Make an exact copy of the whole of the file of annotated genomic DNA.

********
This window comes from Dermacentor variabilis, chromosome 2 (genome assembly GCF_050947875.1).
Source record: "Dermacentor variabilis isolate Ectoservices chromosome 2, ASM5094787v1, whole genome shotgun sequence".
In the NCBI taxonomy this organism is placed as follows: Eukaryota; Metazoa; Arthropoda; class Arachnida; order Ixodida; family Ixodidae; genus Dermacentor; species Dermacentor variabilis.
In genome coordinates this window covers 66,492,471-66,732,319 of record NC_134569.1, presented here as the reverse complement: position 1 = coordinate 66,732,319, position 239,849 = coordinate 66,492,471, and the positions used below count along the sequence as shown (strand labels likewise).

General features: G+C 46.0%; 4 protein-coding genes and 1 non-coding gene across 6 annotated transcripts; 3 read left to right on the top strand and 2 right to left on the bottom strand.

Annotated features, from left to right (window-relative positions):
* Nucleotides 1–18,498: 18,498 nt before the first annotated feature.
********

This window comes from Dermacentor variabilis, chromosome 2 (genome assembly GCF_050947875.1).
Source record: "Dermacentor variabilis isolate Ectoservices chromosome 2, ASM5094787v1, whole genome shotgun sequence".
In the NCBI taxonomy this organism is placed as follows: Eukaryota; Metazoa; Arthropoda; class Arachnida; order Ixodida; family Ixodidae; genus Dermacentor; species Dermacentor variabilis.
In genome coordinates this window covers 66,492,471-66,732,319 of record NC_134569.1, presented here as the reverse complement: position 1 = coordinate 66,732,319, position 239,849 = coordinate 66,492,471, and the positions used below count along the sequence as shown (strand labels likewise).

General features: G+C 46.0%; 4 protein-coding genes and 1 non-coding gene across 6 annotated transcripts; 3 read left to right on the top strand and 2 right to left on the bottom strand.

Annotated features, from left to right (window-relative positions):
* Nucleotides 1–18,498: 18,498 nt before the first annotated feature.